Ironically, being atheist can mirror being religious, as it plays a role in many aspects of young life. “That was very important to me inchoosing a partner,” says Katherine, a 32-year-old HR manager in California.”I have gotten into some debate with friends before where they’re like, ‘If you’re an atheist, why do you care if the other person is of faith?’ I’m like, ‘You— as, say, a Christian person — would not want to marry a non-Christian person.”

Why Are Young Women Interested in Atheism?

Phil Zuckerman, professor of sociology and secular studies at Pitzer College, believes that young people are turning away from religion as a result of how closed-minded andconservative many congregations can be, particularly when they are responsible for enabling xenophobic and queerphobic mindsets. For instance, many churches reject the idea of same-sex marriage, while 71 percent of millennials support it (in comparison with only 46 percent of Baby Boomers).

“A lot of young people are being turned off of by that brand of Christianity,” he explains. “They’re just seeing religion as an institution and saying, ‘Ah, screw it.’ Even though that brand of Christianity is not the majority — most Christians are decent, kind people who aren’t anti-gay and aren’t racist and aren’t anti-Islamic. But they don’t make the headlines. They’re not dominating the news.”

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Emily Greene, an artist, activist, and atheist. Photo courtesy of Emily Greene.

The internet is also serving as a conduit for less religion. As technology occupies more of our time, says Zuckerman, it chips away at “religion’s ability to maintain a monopoly on truth . . . It’s really corroding religion’s ability to dominate our culture and dominate people’s lives.”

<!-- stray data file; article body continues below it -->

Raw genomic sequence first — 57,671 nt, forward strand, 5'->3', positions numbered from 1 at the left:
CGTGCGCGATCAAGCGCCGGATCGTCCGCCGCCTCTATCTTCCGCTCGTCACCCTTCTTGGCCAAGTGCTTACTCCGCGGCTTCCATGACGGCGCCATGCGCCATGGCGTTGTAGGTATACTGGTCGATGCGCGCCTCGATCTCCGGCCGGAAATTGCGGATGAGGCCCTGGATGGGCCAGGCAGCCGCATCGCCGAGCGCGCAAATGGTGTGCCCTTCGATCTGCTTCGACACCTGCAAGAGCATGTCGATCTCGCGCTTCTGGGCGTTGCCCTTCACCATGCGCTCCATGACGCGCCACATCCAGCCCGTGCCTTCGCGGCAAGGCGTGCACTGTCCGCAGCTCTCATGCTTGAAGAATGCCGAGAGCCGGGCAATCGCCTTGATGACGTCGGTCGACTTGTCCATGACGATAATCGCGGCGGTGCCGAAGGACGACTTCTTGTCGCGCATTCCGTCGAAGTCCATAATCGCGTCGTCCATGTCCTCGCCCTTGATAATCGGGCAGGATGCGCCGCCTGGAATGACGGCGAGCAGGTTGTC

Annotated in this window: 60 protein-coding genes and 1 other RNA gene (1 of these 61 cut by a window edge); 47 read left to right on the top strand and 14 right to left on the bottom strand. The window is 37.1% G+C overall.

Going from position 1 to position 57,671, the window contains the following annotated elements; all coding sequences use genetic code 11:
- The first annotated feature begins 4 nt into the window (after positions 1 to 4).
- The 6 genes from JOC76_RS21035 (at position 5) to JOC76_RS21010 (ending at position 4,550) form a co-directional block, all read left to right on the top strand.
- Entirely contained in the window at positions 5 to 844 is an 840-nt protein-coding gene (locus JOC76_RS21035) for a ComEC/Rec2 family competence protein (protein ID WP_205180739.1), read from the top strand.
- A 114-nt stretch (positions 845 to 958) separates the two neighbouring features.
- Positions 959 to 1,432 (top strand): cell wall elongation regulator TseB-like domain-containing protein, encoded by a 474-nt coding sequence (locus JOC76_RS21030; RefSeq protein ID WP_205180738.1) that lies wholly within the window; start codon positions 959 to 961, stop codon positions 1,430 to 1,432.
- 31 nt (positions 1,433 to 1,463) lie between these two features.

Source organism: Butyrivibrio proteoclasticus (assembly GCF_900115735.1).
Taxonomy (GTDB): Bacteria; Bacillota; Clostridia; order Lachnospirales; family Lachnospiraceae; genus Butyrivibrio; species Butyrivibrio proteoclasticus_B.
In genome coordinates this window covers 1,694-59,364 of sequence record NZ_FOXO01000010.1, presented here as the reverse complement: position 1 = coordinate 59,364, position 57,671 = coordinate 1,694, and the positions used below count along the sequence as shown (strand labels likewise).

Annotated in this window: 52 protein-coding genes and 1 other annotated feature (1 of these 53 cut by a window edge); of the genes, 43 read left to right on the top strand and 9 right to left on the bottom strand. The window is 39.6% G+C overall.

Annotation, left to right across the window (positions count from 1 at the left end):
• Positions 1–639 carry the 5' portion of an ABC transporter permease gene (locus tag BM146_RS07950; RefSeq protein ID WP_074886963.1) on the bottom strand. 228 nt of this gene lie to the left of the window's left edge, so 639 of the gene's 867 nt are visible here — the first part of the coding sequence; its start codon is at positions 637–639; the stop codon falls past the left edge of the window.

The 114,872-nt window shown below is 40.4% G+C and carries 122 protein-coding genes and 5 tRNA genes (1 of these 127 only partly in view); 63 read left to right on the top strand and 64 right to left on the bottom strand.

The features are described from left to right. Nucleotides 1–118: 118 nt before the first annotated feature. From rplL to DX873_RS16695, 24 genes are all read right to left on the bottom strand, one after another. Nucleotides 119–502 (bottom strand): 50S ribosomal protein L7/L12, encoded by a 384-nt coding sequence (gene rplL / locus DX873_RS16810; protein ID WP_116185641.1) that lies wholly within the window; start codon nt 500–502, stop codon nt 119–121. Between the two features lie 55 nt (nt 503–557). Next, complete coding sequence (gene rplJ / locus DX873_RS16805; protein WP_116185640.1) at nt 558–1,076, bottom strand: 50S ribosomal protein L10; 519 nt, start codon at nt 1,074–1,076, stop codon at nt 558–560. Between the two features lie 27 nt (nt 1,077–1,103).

While there have always been religious skeptics — the farthest back is believed to be the Charvaka movement in 7th century BC — the present shift away from religion is notable because the numbers of religiously unaffiliated and atheists are way up. Although the movement is still predominately male and white, more women are stepping forward as religion reveals itself to be optional in their lives —and sometimes to stand in the way of their independence.

Zuckerman believes this has to do with traditional organized religions’ male-centrism: teaching women that they’re second class, must remain virginal, and must stay out of leadership positions. Pair this with the amount of women in the workplace rivaling men, and the group doesn’t need to turn to a church for social or financial support that churches typically offer.

Being an Atheist Is a Political Act

Molly Hanson grew up in a Catholic household but has always been skeptical of the”invisible man in the sky” who tells people what to do. The 23-year-old Hanson, like many atheists, finds that questioning faith and religion makes people wonder ifsomething is wrong with her womanness.”

If a woman doesn’t bow down to this god and lord, she must have an issue with that god or lord,” says Hanson, an editorial assistant at the Freedom For Religion Foundation. “She must have been damaged. There’s a reason why she decided to leave that god. She might have been morally corrupted by another man or might have — I don’t know — been wronged.”

This issue isn’t confinedto religious communities. One woman — a 30-year-oldIndian American writer in New York who declined to give her name — finds this flaw in atheist leaders, too.

“The movement itself is really alienating toward women,” she says.”Leaders like Richard Dawkins are pretty sexist and condescending and talkdown to women. Women have been left out in those major discussions of atheism.”

The nonreligious believe that, once the church is taken out of the state, equality can be achieved.